Storming the Bastille prison, 14th July 1789.
Hulton Archive / Getty Images
Tomorrow is Bastille Day, national holiday here in France. Due to the current health crisis, we may see fewer fireworks and parades this year, but we will still remember 14th July as the anniversary of the storming of the Bastille, considered the starting point of the French Revolution.
Spirit of Lost Angels.
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Read an extract from Spirit of Lost Angels ...
.... we continued on, all walking together––the working class rabble of the faubourg Saint-Antoine, the lawyers and clerks, the brewers, drapers and tanners, the coachmen and prostitutes. Scoured by rumour and precarious unease, our numbers only swelled more as night relinquished to dawn. I thought I caught a glimpse of Sophie, Manon and Olympe at some time, but the crowd was far too dense to reach them.
Empowered by the strength of our numbers, I felt my anguish fade for a brief moment, as we marched into the overcast morning of July 14th.
By six o’clock, our seething arms-hungry crowd had reached Les Invalides, and I was relieved when the French Guards peacefully seized the guns, pikes and sabres, and several pieces of cannon from the arsenal within the old veterans’ hospital. Nobody was hurt.
‘There is no ammunition!’ Aurore shouted, along with several others.
‘A la Bastille!’ people began chanting. ‘A la Bastille!’
Aurore’s eyes gleamed with that potent combination of resentment, patriotism and the desire for change, as the excited mob propelled us down the rue Saint-Antoine.
‘We want the Bastille!’
While their shouts fuelled and thrilled me, they sent bolts of terror through me too, as I moved with the crowd, like some carousel abandoned to centrifugal force, towards the old fortress.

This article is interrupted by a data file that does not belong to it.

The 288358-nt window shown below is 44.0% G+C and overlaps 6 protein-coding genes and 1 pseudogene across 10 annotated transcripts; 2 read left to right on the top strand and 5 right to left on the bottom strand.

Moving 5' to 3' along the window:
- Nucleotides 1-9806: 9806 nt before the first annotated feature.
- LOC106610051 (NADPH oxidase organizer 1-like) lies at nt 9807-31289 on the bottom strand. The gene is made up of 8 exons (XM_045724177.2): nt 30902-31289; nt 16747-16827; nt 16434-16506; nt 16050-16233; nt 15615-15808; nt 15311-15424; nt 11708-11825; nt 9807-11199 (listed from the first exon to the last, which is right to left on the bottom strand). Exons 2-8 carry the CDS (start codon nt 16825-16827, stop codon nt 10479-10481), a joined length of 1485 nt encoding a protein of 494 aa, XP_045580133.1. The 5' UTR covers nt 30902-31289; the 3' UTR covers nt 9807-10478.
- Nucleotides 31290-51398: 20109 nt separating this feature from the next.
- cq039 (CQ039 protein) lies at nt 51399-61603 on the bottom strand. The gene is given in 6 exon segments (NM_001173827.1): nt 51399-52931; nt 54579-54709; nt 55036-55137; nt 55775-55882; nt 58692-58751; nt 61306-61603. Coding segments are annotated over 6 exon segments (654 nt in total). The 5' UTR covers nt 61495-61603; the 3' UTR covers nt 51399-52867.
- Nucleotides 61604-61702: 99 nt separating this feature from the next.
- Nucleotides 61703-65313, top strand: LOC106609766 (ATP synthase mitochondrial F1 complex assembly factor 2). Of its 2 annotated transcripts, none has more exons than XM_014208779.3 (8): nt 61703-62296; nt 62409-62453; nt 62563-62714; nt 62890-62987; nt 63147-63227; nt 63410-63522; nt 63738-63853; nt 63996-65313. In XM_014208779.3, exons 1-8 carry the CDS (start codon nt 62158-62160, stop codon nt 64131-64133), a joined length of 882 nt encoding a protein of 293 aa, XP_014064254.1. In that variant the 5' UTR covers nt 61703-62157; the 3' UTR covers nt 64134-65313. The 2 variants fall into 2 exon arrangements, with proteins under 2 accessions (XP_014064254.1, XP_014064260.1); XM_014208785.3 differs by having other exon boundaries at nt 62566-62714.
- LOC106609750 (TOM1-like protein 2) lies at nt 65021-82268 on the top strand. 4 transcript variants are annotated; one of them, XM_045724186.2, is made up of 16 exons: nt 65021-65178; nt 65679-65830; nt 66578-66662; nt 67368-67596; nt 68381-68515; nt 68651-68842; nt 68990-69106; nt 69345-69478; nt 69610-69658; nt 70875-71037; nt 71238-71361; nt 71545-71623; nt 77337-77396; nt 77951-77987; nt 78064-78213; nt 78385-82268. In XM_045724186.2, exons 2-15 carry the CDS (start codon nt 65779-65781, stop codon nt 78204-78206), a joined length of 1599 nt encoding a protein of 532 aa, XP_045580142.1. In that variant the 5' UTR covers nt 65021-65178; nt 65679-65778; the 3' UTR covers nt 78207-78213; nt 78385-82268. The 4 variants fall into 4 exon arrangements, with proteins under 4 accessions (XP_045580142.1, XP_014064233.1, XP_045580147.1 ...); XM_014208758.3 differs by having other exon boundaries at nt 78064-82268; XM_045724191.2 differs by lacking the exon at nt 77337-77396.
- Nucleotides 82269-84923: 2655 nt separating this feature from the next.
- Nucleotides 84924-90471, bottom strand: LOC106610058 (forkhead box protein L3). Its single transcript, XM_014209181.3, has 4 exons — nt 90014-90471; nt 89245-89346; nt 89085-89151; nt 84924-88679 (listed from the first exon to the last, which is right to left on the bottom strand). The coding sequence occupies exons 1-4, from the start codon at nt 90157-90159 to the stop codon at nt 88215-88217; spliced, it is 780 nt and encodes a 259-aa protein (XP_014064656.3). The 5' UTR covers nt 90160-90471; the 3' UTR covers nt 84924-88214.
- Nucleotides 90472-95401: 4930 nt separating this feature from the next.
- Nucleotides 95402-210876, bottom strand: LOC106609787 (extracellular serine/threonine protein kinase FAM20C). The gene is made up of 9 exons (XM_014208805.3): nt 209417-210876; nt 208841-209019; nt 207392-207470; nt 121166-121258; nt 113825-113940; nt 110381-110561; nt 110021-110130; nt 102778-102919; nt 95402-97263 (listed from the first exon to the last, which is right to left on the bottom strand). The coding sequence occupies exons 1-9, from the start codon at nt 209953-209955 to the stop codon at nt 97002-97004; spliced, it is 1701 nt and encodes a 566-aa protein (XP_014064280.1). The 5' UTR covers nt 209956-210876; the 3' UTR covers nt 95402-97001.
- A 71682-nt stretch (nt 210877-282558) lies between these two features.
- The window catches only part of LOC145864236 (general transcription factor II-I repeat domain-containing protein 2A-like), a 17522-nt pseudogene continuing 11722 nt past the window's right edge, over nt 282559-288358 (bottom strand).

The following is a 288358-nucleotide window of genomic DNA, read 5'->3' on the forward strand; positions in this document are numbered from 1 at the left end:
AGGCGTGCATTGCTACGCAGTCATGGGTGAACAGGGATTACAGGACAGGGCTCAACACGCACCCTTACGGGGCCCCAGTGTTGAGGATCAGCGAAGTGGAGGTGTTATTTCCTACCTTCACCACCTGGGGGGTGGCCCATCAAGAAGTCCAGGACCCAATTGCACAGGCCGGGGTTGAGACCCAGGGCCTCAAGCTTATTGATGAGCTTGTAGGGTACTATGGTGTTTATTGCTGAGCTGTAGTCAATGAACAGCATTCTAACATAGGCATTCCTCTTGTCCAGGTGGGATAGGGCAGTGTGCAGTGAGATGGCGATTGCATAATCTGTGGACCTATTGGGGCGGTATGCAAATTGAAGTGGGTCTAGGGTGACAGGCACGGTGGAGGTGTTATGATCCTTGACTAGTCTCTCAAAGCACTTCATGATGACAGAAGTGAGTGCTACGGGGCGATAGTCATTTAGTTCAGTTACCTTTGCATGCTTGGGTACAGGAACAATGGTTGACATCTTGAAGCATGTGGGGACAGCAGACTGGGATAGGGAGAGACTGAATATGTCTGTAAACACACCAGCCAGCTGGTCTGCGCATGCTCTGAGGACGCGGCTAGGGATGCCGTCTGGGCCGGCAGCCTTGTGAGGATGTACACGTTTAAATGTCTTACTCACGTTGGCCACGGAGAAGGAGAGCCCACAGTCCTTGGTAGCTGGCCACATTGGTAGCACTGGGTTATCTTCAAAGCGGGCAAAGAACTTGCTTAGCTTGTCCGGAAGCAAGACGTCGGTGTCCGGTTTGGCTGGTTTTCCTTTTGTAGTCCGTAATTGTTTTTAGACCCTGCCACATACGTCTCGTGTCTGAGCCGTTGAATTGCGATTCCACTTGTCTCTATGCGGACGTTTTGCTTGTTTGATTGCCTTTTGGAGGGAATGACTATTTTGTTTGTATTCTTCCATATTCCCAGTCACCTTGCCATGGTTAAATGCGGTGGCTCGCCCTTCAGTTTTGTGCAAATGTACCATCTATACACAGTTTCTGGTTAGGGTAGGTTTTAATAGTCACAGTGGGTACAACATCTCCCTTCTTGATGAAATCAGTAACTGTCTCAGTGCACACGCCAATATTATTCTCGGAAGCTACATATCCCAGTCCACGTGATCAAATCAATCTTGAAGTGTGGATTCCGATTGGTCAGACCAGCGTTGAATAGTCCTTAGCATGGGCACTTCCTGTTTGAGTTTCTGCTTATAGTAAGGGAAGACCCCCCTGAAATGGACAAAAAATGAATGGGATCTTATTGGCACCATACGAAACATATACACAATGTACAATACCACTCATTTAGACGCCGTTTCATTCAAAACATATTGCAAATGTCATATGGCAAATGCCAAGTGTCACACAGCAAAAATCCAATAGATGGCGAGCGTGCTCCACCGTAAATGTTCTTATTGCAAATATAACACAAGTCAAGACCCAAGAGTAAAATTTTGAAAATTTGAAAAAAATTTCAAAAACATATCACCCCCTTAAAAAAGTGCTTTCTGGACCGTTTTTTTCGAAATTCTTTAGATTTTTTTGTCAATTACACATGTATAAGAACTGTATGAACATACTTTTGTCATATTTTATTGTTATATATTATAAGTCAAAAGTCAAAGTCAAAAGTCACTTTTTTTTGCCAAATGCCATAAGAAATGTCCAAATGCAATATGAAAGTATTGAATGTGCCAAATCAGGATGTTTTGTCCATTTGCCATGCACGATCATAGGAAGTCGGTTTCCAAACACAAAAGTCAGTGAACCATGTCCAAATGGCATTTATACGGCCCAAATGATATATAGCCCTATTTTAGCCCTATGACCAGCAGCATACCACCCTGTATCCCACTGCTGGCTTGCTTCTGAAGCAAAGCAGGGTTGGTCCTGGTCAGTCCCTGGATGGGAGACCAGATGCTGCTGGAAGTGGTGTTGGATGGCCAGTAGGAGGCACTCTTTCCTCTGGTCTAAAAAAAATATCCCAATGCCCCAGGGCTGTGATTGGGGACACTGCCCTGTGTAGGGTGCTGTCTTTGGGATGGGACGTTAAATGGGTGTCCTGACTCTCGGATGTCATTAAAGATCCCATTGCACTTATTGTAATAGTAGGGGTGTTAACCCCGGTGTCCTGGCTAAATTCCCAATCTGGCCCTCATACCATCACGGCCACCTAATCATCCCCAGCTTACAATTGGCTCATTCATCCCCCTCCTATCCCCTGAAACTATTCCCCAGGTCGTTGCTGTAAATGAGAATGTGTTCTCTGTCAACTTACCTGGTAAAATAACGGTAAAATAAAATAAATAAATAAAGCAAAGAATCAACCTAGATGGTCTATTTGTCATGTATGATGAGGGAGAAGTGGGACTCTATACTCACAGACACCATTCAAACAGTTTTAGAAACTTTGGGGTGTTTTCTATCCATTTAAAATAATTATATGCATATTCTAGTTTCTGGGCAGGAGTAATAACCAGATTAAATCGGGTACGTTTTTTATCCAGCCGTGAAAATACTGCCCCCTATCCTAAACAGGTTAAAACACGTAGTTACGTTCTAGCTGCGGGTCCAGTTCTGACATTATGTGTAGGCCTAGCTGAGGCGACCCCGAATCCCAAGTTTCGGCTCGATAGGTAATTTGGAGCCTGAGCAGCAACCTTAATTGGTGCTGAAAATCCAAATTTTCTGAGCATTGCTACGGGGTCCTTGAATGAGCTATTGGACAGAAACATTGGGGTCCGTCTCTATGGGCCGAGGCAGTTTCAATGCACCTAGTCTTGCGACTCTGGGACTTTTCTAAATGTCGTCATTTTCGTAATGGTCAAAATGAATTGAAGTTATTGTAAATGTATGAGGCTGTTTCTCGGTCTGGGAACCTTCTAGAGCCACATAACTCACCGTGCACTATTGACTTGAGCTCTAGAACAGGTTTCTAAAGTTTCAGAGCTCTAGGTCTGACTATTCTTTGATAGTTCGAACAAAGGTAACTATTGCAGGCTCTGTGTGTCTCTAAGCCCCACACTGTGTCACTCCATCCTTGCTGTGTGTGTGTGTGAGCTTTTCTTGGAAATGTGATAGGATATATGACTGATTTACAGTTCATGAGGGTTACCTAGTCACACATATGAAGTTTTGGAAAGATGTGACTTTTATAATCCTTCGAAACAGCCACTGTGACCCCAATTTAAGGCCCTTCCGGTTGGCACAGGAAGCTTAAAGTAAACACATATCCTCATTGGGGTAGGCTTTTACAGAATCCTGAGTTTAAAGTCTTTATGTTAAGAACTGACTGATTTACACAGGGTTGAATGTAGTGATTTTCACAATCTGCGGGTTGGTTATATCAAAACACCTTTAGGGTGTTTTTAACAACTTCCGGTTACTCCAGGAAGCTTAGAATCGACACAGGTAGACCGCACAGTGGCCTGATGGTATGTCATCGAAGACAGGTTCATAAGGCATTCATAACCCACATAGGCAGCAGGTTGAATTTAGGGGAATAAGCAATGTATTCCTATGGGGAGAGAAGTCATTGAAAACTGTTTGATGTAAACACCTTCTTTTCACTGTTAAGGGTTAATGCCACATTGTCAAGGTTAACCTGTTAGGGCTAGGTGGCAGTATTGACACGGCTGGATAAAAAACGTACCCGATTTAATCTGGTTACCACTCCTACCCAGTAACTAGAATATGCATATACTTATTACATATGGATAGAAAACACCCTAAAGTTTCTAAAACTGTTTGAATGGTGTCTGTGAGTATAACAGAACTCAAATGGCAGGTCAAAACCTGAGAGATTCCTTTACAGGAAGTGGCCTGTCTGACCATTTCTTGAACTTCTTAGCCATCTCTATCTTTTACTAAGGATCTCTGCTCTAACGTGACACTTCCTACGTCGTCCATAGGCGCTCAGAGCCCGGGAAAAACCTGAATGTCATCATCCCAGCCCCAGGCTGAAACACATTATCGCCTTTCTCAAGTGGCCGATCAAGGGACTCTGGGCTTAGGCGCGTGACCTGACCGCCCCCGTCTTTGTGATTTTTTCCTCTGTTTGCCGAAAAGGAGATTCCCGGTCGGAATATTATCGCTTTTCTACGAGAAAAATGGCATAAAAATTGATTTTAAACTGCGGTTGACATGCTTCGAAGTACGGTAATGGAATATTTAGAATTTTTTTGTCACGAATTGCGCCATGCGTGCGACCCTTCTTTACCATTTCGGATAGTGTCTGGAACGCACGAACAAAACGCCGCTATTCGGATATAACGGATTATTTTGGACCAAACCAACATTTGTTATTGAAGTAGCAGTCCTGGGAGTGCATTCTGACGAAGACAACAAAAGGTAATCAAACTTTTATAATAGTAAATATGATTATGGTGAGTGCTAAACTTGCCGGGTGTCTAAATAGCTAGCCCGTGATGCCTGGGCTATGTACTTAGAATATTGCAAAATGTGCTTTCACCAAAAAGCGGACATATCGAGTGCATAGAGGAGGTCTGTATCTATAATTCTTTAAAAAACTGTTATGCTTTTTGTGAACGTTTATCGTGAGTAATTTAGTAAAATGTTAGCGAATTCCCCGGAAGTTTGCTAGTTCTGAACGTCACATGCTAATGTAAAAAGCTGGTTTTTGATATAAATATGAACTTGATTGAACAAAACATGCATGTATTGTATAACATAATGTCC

‘Surrender the prison!’ the people shouted, gathering before the Bastille as early daggers of sunlight sheared the dirty brown underbellies of clouds.
‘Remove the cannons!’
‘Release the gunpowder!’
‘Get the Governor to withdraw the cannons!’
Two men chosen to represent the mob entered the fortress to negotiate.
By mid-afternoon, when nothing had happened and people were pawing the ground like restless horses, the crowd hacked down the drawbridge chains and streamed, unimpeded, into the undefended outer courtyard.
I heard shouts from the roof. The panic rose in my chest.
‘They’re going to fire on us, quick run!’ I grabbed Aurore and tried to push our way back through the crowd, away from the prison, but we were trapped, unable to move any which way.
The garrison began firing. I shut my eyes and held my breath.
I expected, any second, the hot burn of a bullet would throw me to the ground. Flambeaux blazed, fanning the shrieks of terror and pain as more and more bloodied bodies crumpled around us. Clouds of gunpowder smoke burned my eyes, almost blinding me. I clutched Aurore’s dress, whimpering like a child as we crouched and cowered in what were the most terrifying moments of my life. As much as I had yearned for things to change––for an improvement to the commoners’ lot––never had I wished for that change to wash in on such vast rivers of human blood.
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